33.         The time period between the delivery of the statement of claim and the filing of the motion to join the subcontractor as third-party is almost twenty-one months.  The third-party notice was served some five weeks later.  Two explanations are offered on behalf of the architect for this delay as follows.

34.         First, it is said that the claim against the subcontractor involves an allegation of professional negligence in circumstances where the subcontractor was acting, in an advisory capacity, as a specialist in restoration.  There is a requirement to ensure that professional negligence proceedings have an appropriate basis, and, in particular, must be based upon the views and findings of an independent and impartial expert and not the parties themselves.  Accordingly, it was reasonable to await receipt of the addendum report.

35.         Secondly, it is said that it was reasonable to await sight of the main contractor’s defence before deciding whether to pursue a claim for contribution.  Notwithstanding that the main contractor’s defence had been delivered to the plaintiff on 6 March 2019, a copy of same was not, seemingly, received by the architect’s solicitors until 27 January 2020.

36.         This second explanation can be disposed of shortly.  As described at paragraphs 7 and 9 above, the gist of the main contractor’s defence to the proceedings had been spelt out in the letter seeking voluntary discovery.  The architect was thus on notice, as of 6 March 2019, that the main contractor would be defending the proceedings on the basis (i) that the allegedly defective works had been carried out by a subcontractor for which the main contractor had no responsibility, and (ii) that the architect had certified the works.  It should have been obvious to the architect and its legal advisors at that stage that consideration would have to be given to joining the subcontractor as a third-party to the proceedings.  Yet an application to issue a third-party notice was not moved until twelve months later (9 March 2020).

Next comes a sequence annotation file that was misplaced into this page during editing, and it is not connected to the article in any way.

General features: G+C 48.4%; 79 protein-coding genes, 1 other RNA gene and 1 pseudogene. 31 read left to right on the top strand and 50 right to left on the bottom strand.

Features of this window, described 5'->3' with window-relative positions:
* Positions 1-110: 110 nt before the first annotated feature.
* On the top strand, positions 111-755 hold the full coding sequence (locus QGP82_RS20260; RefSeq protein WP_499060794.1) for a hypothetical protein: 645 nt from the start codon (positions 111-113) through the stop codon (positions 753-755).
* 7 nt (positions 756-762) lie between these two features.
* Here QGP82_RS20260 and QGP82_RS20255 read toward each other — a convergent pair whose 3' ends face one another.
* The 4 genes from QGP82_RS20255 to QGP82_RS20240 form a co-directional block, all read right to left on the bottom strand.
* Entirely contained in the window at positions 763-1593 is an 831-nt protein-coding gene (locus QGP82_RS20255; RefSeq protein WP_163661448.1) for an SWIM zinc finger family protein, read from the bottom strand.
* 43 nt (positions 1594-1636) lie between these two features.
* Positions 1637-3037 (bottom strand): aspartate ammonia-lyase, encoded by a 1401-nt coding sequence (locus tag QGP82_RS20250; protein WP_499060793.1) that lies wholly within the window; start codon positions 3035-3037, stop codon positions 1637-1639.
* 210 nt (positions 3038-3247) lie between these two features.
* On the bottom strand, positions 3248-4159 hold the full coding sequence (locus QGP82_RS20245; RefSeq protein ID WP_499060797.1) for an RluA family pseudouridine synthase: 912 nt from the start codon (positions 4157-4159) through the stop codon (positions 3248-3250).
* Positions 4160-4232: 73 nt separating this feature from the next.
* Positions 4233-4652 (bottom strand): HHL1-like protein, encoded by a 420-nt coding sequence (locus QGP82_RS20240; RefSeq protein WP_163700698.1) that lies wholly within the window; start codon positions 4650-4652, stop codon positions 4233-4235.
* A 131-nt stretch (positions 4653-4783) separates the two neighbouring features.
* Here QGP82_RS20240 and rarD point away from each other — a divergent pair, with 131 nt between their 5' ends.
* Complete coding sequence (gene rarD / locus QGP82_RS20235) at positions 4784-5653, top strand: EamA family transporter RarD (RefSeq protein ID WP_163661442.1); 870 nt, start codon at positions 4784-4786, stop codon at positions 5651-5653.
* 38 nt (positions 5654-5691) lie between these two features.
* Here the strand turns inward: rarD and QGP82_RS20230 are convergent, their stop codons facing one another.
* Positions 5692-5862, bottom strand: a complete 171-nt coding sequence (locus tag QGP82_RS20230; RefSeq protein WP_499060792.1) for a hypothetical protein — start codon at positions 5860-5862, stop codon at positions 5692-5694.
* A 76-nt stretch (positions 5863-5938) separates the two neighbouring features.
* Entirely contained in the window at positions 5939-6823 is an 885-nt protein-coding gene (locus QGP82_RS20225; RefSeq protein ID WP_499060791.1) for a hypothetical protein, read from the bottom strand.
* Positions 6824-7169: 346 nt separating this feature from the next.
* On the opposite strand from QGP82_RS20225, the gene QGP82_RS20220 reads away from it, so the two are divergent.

37.         Moreover, it is not open to the architect to rely on the delay in receiving a copy of the main contractor’s defence in circumstances where the architect’s legal advisors did not chase up a copy with diligence.  It appears that a copy was only sought for the first time in November 2019, that is some eight months after the defence had been delivered to the plaintiff and the request for voluntary discovery made of the architect.

38.         The first explanation offered for the delay merits more elaborate examination.  The courts have long since recognised the particular difficulties which a claim for professional negligence presents for a defendant.  Even if the claim is groundless, the publicity engendered by the proceedings can be damaging to the defendant’s professional reputation and practice.  The defendant may be under duress to settle the proceedings by making a payment to the plaintiff notwithstanding that the claim lacks any merit, i.e. to dispose of the “nuisance value” of the claim.  To guard against these dangers, the courts have said that it is irresponsible and an abuse of the process of the court to commence professional negligence proceedings without first ascertaining that there are reasonable grounds for so doing (Cooke v. Cronin [1999] IESC 54).

39.         This general principle has been applied in the specific context of a claim against a third-party by the Supreme Court in Connolly v. Casey [1999] IESC 76; [2000] 1 I.R. 345.  The Supreme Court, per Denham J., held that it had been reasonable to await a statement from the instructing solicitor before joining a barrister as a third-party to professional negligence proceedings.